The History of Suiseki
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Common Classifications   
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Japanese Terminology
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Collecting Suiseki
Where To Collect
Tools & Gear
Evaluating Suiseki
Ten Views of a Rock
The Science of Suiseki
Preparing Your Suiseki
Using Acid
Drying Stones
Stone Cutting
Developing A Patina
Caring for Suiseki
Displaying Your Suiseki
The Daiza
The Suiban
The Tokonoma
Other Displays
Overall Design

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Displays: | Overall Design | Daiza | Suiban | Tokonoma | Tables | Other Displays
The Suiban and The Doban

The suiban and doban are oval or rectangular trays used to display suiseki. Soft delicate smooth suiseki are best suited to a suiban or doban, more shallow and oval trays with a narrow lip or no lip and plain legs. Large and rugged suiseki are appropriate for powerful and ornate trays.

Common tray styles/features:

  • short legs
  • rectangular or oval
  • earthenware, glazed or unglazed
  • metal trays (called "doban" and are usually bronze)
  • bonsai trays (shallow, oval or rectangular)

    Tray colors most preferred:

  • neutral colors (especially shades of gray)
  • pastel colors (especially beige, tan)

    Most typical tray sizes:
  • 16 to 18 inches long and 10 to 13 inches wide
  • Height ratio to stone: 1: 2 and up to 1: 7 for larger stones
  • suiban should typically be twice the length of the suiseki
  • trays that are too large can be filled with a miniature accessory: cottage, sailboat, human figure, etc.

    Filling the tray

  • trays are usually filled with sand and/or water
  • height of the water above the level of the sand: 1 inch
  • sand should be level and smooth; smooth using using feathers, spoons, shaking side to side, etc.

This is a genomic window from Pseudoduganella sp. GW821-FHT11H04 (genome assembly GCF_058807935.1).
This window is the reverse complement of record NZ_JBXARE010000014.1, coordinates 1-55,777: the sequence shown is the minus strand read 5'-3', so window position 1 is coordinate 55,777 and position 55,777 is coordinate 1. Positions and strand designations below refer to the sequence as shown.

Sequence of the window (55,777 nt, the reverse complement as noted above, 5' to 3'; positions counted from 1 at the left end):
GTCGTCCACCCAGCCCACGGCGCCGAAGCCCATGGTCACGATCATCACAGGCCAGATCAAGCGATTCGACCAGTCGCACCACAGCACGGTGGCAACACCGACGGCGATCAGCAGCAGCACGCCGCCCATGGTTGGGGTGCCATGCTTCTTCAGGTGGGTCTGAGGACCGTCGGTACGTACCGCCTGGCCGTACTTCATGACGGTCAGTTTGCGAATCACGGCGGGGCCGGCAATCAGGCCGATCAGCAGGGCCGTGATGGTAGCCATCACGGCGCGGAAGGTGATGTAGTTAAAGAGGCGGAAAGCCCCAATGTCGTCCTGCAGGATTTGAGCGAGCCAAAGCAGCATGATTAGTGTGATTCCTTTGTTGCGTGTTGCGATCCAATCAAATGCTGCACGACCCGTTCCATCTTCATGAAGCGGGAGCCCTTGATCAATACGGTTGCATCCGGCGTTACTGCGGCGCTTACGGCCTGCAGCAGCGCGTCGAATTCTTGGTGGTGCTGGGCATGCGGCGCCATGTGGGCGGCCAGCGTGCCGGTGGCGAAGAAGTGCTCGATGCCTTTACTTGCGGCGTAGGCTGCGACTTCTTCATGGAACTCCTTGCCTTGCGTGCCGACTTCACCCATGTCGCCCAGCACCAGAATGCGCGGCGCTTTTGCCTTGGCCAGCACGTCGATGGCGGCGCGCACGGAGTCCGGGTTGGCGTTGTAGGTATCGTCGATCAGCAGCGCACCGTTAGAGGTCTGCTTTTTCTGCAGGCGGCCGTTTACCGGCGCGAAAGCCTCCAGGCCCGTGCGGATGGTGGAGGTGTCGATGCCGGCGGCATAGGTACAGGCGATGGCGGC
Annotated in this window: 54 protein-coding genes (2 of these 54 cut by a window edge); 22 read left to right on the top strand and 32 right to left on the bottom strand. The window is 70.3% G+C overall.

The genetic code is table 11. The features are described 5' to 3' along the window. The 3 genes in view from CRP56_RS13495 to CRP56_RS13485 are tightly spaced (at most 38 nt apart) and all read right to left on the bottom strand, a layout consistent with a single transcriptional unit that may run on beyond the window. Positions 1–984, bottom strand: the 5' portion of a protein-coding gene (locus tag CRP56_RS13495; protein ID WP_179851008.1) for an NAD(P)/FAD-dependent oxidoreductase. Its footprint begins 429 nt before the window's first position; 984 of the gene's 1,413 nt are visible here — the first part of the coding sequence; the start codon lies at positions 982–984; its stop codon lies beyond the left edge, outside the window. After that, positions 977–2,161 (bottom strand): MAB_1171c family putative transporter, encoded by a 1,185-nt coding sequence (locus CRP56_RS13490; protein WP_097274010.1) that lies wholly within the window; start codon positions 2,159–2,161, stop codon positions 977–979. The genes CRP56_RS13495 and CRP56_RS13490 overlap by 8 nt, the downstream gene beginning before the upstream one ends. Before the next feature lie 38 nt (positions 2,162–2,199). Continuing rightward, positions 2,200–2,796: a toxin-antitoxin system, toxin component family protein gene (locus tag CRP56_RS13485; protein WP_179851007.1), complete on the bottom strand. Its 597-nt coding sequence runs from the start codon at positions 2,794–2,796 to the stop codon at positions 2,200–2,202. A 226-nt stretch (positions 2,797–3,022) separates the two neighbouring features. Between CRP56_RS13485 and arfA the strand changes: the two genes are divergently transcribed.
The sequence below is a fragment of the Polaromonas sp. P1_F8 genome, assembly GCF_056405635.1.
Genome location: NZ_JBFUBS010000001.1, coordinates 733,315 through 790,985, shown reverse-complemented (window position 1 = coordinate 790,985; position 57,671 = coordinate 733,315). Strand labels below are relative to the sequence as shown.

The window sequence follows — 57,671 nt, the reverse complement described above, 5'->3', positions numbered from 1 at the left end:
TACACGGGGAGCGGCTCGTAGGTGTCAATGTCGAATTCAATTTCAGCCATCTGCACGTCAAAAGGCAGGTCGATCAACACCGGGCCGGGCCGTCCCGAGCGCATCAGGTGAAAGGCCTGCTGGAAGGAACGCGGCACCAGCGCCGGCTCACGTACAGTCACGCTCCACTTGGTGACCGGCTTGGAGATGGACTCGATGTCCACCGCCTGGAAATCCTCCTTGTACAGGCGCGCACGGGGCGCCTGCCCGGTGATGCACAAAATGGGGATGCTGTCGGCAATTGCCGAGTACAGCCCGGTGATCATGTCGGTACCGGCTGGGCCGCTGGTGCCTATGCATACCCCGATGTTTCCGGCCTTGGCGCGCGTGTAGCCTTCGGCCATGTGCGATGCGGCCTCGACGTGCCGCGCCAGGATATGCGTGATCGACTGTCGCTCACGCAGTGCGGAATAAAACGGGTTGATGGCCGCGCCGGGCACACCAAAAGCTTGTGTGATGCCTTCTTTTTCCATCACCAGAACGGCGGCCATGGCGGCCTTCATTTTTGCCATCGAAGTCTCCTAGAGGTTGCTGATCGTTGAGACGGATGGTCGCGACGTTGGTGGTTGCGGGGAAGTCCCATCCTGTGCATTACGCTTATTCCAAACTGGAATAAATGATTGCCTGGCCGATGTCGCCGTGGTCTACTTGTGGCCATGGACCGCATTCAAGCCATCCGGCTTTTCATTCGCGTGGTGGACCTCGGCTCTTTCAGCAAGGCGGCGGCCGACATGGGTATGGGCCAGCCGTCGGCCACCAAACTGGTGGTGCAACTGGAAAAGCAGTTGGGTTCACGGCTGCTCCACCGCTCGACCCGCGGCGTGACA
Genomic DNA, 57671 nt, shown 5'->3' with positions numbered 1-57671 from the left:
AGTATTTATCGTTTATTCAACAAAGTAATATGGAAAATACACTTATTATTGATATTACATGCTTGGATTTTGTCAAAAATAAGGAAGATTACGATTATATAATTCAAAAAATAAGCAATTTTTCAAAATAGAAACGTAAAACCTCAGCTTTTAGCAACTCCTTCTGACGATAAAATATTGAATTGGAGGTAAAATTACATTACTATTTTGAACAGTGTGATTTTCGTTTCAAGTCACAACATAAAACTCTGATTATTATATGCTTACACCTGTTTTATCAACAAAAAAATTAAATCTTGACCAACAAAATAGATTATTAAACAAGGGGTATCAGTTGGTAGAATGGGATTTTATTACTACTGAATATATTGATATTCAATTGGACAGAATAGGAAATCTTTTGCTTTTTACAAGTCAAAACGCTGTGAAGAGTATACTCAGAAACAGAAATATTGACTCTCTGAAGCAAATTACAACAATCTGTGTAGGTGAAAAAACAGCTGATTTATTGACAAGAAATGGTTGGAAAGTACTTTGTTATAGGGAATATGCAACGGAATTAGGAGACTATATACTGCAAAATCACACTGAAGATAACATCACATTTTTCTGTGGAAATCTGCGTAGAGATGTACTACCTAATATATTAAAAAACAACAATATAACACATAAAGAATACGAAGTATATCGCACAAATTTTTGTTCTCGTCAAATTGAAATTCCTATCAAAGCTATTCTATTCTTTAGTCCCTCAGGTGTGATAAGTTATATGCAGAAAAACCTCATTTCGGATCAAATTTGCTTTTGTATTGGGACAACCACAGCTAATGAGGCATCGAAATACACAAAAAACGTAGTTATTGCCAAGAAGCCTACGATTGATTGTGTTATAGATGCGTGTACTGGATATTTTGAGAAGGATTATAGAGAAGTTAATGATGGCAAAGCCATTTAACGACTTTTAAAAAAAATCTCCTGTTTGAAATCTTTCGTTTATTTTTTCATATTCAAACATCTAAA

• sand should be sieved and washed
  • fine-grained sand used with smaller stones
  • coarse sand used with larger stones
  • pure beige sand (white is considered too bright)
  • fineness: between screen-mesh 24 and 14 lines per inch.
  • sand texture depends on what best complements the stone

    Proper positioning

  • stone is anchored or buried, not floating or sitting
  • stone should be off-center, slightly behind imaginary horizontal line running through middle of tray
  • position approx. 60% of distance from left or right side of tray
  • ample room left between the stone and all edges of the container
  • for stones angled to the right ( or highest peak is on left side) stone placed on left side of tray
  • for stones angled to the left ( or highest peak is on right side) stone placed on right side of tray
  • most suiseki are tilted toward the viewer

    Miniature accessories
    Although miniature accessories are not frequently used in the Art of Suiseki, they can, if carefully chosen, heighten the viewer's appreciation of the suieki. Accessories can also balance a display when the stone is too small for a particular tray.

  • sometimes used: miniature houses, boats, bridges, animals, or human figurines
  • should be inconspicuous and accent strong points of the stone
  • should be in scale
  • should be of fine quality (copper or bronze figures are among finest)
  • must be in scale with scene suggested by the stone
  • should not limit the suggestive nature of the stone

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